I too, went back after a small gap, and then went back after a large gap, so I was in my mid-30s when I graduated from CSU, Chico (I have the very last Industrial Arts degree they gave). Am curious as to whom you chose. I do remember going to the first class of a general ed class I was going to take, "The possibilities for Peace and the Probability of War." I sat through the class and immediately realized the prof thought he was God's gift to the college and his class was the ONLY class the students were taking. Turned in my "drop slip" at the end of the class. A few weeks later I ran into a couple of other students who were taking the class, "We wish we'd done what you did!" was their universal response. Life experience has its rewards! I found something less strenuous to fill in the GE requirement.
The GE requirements are there to expose those "young minds filled with mush" to other subjects and ideas they might not consider. It was part of the idea to provide a well-rounded graduate. Today's colleges seem less open to contrary ideas and open debate, a great loss.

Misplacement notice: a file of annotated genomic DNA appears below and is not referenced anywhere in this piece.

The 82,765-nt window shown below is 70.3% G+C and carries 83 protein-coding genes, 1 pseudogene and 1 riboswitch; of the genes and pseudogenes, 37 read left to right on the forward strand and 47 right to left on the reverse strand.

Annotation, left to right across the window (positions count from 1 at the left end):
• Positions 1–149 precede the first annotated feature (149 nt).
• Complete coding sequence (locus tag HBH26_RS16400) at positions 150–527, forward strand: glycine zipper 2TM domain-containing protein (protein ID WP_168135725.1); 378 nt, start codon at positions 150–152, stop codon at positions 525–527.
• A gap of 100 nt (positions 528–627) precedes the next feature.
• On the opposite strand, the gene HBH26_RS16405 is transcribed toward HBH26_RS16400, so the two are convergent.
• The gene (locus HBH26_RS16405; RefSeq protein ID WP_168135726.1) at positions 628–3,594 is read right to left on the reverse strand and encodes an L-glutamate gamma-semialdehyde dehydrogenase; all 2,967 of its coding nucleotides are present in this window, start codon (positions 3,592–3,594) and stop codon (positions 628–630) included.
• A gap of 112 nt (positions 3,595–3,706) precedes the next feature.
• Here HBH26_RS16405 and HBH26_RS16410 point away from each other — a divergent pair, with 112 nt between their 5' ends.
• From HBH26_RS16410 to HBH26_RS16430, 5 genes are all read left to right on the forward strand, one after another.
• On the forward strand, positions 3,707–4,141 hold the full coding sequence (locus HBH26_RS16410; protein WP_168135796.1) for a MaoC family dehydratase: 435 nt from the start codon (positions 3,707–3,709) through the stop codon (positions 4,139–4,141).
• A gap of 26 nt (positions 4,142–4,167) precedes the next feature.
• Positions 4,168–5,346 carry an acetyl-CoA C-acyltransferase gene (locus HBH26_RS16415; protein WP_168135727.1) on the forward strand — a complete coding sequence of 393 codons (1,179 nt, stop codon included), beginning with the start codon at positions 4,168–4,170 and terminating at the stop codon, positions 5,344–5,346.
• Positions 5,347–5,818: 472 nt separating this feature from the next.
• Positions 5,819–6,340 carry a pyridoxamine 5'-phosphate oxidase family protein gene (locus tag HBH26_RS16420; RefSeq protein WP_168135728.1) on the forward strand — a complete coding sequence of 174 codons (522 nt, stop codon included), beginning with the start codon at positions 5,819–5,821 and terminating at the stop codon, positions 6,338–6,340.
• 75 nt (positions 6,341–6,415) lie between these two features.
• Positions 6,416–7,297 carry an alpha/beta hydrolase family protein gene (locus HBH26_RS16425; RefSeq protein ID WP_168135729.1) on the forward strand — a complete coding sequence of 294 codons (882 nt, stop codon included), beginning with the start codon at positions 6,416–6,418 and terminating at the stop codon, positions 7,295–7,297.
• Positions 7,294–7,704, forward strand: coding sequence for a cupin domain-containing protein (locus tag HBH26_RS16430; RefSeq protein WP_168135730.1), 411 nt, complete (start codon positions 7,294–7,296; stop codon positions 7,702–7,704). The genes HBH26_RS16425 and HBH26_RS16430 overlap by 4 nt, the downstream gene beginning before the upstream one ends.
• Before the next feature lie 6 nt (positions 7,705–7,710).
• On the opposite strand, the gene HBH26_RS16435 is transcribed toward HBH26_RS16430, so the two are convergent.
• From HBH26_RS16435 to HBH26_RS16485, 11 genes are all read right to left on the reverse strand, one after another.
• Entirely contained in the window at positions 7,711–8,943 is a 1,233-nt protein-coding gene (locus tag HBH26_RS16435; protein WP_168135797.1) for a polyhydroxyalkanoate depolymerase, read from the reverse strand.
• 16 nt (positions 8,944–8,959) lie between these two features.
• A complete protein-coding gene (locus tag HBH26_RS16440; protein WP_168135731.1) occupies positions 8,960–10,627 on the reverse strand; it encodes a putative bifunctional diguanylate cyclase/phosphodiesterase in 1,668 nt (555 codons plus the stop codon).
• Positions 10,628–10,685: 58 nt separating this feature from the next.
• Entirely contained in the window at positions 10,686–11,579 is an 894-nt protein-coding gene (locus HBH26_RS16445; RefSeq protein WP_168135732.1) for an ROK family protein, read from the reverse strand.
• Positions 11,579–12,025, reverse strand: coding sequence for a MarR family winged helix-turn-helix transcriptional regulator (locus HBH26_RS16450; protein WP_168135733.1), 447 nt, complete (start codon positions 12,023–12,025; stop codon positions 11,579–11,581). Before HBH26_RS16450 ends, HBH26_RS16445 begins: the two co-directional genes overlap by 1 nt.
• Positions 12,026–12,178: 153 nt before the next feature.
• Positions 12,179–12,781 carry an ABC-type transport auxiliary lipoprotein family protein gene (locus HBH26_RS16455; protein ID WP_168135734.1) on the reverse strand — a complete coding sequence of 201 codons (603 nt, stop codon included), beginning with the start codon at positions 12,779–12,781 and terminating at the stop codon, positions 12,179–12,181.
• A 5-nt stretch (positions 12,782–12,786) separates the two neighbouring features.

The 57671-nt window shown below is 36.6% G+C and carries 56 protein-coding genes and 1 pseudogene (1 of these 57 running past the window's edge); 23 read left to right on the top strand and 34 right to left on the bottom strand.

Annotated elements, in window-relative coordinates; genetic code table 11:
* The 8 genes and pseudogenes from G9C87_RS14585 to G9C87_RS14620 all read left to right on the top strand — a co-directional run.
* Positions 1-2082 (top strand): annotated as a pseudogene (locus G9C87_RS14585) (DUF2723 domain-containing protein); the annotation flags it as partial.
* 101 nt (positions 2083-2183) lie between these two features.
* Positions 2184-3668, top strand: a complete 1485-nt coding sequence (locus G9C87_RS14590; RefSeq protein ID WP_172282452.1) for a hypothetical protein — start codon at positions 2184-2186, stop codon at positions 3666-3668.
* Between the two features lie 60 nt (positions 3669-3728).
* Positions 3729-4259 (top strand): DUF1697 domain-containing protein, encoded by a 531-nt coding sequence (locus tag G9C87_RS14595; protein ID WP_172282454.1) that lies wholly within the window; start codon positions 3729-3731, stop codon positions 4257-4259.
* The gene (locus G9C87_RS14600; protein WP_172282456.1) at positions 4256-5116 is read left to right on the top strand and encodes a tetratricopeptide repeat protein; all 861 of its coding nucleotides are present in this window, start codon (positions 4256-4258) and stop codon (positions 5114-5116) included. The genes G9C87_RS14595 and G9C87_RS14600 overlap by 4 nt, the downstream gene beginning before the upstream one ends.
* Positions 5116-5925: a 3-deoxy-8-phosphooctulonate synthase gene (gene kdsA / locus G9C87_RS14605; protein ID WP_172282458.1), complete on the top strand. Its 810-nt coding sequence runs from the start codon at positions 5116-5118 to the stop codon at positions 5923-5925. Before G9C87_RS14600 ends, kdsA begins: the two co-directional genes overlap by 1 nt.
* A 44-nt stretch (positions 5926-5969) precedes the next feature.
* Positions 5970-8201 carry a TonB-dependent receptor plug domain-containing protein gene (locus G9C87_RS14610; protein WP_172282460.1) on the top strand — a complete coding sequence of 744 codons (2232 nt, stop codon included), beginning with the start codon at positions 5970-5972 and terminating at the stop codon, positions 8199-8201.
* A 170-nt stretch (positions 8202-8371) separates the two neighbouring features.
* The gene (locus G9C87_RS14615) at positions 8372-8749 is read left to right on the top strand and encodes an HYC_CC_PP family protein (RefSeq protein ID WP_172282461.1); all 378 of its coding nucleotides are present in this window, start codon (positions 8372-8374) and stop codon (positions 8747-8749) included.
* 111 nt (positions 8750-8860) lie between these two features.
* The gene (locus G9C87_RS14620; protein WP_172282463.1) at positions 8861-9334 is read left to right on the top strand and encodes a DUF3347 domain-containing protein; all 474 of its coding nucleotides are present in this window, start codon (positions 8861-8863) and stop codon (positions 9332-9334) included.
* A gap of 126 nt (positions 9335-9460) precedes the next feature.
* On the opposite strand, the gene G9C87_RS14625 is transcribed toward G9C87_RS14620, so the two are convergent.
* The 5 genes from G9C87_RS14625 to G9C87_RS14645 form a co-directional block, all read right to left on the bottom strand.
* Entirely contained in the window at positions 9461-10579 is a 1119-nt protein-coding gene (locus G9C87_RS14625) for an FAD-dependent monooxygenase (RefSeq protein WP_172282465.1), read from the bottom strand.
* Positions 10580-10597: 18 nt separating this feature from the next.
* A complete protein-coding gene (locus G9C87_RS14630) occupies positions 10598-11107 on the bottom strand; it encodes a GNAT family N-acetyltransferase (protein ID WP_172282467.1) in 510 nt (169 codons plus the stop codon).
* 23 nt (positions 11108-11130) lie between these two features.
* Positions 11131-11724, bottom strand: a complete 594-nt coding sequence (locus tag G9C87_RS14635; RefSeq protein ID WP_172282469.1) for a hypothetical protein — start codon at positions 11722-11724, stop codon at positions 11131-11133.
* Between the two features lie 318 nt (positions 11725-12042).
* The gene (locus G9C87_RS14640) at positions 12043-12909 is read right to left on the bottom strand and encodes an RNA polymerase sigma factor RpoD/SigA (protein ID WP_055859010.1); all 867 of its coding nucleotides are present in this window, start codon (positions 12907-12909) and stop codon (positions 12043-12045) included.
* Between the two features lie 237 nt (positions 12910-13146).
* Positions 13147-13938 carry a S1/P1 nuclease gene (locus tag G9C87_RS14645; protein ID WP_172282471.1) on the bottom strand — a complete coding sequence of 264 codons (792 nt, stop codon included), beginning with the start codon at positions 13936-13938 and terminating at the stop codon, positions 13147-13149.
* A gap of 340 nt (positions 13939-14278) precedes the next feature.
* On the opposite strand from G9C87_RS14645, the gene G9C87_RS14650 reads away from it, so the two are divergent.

BUT, I'm getting far afield of this thread, sorry!
As a retired College professor and later on the Dean of Instruction and Curriculum, the reason we offer crazy classes is to see if a student can study an unimportant subject and answer questions about it in a test. The is done in order to train students for the workforce and do the silly things one must do for a pay check.
Aha! I always wondered why they made us take all of those calculus classes in college!